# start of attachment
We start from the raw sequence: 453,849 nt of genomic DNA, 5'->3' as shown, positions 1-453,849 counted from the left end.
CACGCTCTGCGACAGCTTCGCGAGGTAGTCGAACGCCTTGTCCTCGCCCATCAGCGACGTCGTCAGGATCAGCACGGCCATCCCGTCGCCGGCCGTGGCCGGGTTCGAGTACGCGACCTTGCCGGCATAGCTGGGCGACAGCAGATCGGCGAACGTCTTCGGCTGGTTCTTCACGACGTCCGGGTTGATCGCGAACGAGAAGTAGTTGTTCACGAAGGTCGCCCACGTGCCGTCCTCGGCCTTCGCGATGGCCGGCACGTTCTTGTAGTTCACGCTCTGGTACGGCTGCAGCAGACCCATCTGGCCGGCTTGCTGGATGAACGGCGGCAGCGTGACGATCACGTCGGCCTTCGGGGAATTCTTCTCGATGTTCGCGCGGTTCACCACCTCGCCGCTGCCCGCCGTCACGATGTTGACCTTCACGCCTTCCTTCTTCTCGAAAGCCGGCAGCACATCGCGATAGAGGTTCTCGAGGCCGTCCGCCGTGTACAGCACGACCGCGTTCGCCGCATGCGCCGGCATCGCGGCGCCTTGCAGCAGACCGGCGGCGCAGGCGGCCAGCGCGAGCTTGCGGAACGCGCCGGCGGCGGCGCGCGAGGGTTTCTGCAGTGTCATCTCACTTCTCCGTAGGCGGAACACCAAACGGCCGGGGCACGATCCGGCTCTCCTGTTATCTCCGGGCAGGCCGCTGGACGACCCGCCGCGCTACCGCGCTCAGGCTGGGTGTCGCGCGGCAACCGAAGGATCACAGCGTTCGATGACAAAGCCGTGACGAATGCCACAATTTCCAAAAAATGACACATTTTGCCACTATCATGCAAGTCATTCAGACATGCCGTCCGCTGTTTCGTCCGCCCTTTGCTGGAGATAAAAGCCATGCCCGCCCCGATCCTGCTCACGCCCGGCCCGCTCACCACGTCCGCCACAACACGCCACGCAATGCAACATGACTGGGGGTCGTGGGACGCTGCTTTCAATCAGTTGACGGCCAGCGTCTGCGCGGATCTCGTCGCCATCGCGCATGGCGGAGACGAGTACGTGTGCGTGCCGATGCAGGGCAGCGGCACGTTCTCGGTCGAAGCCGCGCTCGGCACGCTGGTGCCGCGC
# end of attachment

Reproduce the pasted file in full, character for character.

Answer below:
We start from the raw sequence: 453,849 nt of genomic DNA, 5'->3' as shown, positions 1-453,849 counted from the left end.
CACGCTCTGCGACAGCTTCGCGAGGTAGTCGAACGCCTTGTCCTCGCCCATCAGCGACGTCGTCAGGATCAGCACGGCCATCCCGTCGCCGGCCGTGGCCGGGTTCGAGTACGCGACCTTGCCGGCATAGCTGGGCGACAGCAGATCGGCGAACGTCTTCGGCTGGTTCTTCACGACGTCCGGGTTGATCGCGAACGAGAAGTAGTTGTTCACGAAGGTCGCCCACGTGCCGTCCTCGGCCTTCGCGATGGCCGGCACGTTCTTGTAGTTCACGCTCTGGTACGGCTGCAGCAGACCCATCTGGCCGGCTTGCTGGATGAACGGCGGCAGCGTGACGATCACGTCGGCCTTCGGGGAATTCTTCTCGATGTTCGCGCGGTTCACCACCTCGCCGCTGCCCGCCGTCACGATGTTGACCTTCACGCCTTCCTTCTTCTCGAAAGCCGGCAGCACATCGCGATAGAGGTTCTCGAGGCCGTCCGCCGTGTACAGCACGACCGCGTTCGCCGCATGCGCCGGCATCGCGGCGCCTTGCAGCAGACCGGCGGCGCAGGCGGCCAGCGCGAGCTTGCGGAACGCGCCGGCGGCGGCGCGCGAGGGTTTCTGCAGTGTCATCTCACTTCTCCGTAGGCGGAACACCAAACGGCCGGGGCACGATCCGGCTCTCCTGTTATCTCCGGGCAGGCCGCTGGACGACCCGCCGCGCTACCGCGCTCAGGCTGGGTGTCGCGCGGCAACCGAAGGATCACAGCGTTCGATGACAAAGCCGTGACGAATGCCACAATTTCCAAAAAATGACACATTTTGCCACTATCATGCAAGTCATTCAGACATGCCGTCCGCTGTTTCGTCCGCCCTTTGCTGGAGATAAAAGCCATGCCCGCCCCGATCCTGCTCACGCCCGGCCCGCTCACCACGTCCGCCACAACACGCCACGCAATGCAACATGACTGGGGGTCGTGGGACGCTGCTTTCAATCAGTTGACGGCCAGCGTCTGCGCGGATCTCGTCGCCATCGCGCATGGCGGAGACGAGTACGTGTGCGTGCCGATGCAGGGCAGCGGCACGTTCTCGGTCGAAGCCGCGCTCGGCACGCTGGTGCCGCGC